We often think of simplicity in terms of minimizing, down-sizing, and reducing what we consume. One of the precepts that we cite regularly are the words of St. Elizabeth Ann Seton: “We live simply so that others may simply live.” But simplicity means much more than this.
Simplicity is a fundamental acceptance of our human condition. It is the acknowledgment of an existence that is, to use a phrase from the Book of Common Prayer, “earth to earth, ashes to ashes, dust to dust.”
Simplicity is also a confrontational critique and denunciation of the idolatry of wealth. Jesus lovingly said to the wealthy young ruler: “You lack one thing; go, sell what you own, and give the moneyto the poor, and you will have treasure in heaven; then come, follow me” (Mark 10:17-27). These words inspired the Desert Fathers and Mothers and the later monastic tradition to leave everything to pursue God. By practicing simplicity we stand in the long tradition of faithful Christians who recognized the demonic potentialities of possessions and refused complicity with their lure and their lies.
Simplicity doesn’t only deconstruct wealth; it is also constructive. Simplicity aims to create beauty. We actually find the beauty of simplicity throughout society. It is the beauty of God’s ordered creation, which resonates in us when we experience health, justice, salvation and life.
While beauty is most obvious in art and literature, where the artist pursues aesthetics in symmetry, tone and coordination, it is also evident in sciences. For example, the 2012 Nobel Prize winners in economics are praised for creating something beautiful, as their work results in better patient care and education. Dorothy Wrinch’s molecular theory is called by our contemporaries a “beautiful vision” because it takes the complexities of data and gives a simple explanation. Likewise, in the domain of physics, scientists call Einstein’s theory of relativity “elegant”.
However, the aesthetic character of simplicity isn’t always easy to see. For example, I have had the opportunity to visit a particular monastery carved out of the hills in Moldova. In the bottom of a cave is a chapel, and at the entrance to the chapel sits an old monk. Most of the time, he sits alone. It is cold. He prays. His austere life looks harsh and unattractive. But it is beautiful for those with eyes to see. The beauty radiates from his wrinkled face in his love, joy and quest for God. Simplicity is seen in the singularity of his desire to seek and love God.
Simplicity is a spirituality, a way of being in the world, and, as with any healthy lifestyle, it requires discipline and cultivation. Whenever I feel like I’m making some progress in my walk with the Lord, it seems I’m always confronted with something that opens my eyes to new profundity.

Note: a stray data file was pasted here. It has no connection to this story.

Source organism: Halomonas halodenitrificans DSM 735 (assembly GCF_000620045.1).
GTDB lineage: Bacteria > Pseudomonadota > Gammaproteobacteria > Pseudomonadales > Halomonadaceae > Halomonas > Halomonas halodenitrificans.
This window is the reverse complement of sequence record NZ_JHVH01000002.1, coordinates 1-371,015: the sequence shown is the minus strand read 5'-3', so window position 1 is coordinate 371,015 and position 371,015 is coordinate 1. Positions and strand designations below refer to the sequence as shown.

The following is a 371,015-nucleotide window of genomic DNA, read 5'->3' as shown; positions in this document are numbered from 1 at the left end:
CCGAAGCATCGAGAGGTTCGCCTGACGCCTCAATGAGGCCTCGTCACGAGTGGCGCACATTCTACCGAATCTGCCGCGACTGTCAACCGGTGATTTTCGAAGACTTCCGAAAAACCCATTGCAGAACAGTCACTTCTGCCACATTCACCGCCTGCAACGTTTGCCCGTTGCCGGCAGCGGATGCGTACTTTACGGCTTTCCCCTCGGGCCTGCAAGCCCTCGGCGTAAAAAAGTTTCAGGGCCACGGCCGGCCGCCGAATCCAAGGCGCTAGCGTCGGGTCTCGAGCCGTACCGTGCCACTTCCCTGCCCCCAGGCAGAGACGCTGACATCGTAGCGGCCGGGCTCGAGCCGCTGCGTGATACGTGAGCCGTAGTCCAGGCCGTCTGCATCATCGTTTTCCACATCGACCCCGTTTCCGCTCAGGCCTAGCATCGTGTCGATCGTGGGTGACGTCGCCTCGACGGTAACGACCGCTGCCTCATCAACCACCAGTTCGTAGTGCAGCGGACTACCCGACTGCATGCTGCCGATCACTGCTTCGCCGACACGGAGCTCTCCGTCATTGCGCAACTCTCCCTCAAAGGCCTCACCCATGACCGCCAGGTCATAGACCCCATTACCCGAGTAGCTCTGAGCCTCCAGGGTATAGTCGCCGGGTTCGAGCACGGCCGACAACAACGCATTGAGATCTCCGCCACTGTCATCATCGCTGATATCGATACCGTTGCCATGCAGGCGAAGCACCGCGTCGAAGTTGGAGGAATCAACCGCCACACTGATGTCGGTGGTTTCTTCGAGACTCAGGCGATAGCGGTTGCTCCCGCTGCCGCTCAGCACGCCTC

This happened on a recent visit to our community in Sierra Leone. I woke up one Sunday morning hurrying to get ready for church. I said a short prayer to ask God for energy for the day and wisdom for the activities before me. Our spirituality is reflected in our prayers.
We arrived at church and began the singing, clapping and swaying. The sister leading worship shouted a prayer: “Thank you that I am not dead.” I was cut to the quick, challenged and convicted by her prayer of boisterous gratitude, her petition for life in the midst of poverty, and her joy in the immediacy of salvation. It wasn’t that my prayer was bad or wrong, but it limped in its motivation. My prayer was an option, a choice, a luxury. My Sierra Leonean sister’s prayer was a necessity. It was a real prayer for daily bread, for the Father to provide life. For if the God of Life didn’t, who would?
The challenge for me is to move from a spirituality of luxury to a spirituality of simplicity. I am invited to embrace my human condition and be grateful in dependence and need for the Father’s life-giving love and provision. Through the practice of simplicity, we unmask the false promises of wealth for power and security. With singularity of purpose, we seek to know and love God. And, in the midst of the difficult and harsh realities of the world, we practice simplicity that is recognized for its beauty. Following her example of a spirituality of simplicity, we take up the charge of Mother Teresa: “Now let’s do something beautiful for God.”
Fantastic insights into your experience among the poor, who may be quite blessed after all, because they already live in simplicity – with joyful thanksgiving just for being alive!
thanks David for reading the blog and for your joy-filled feedback.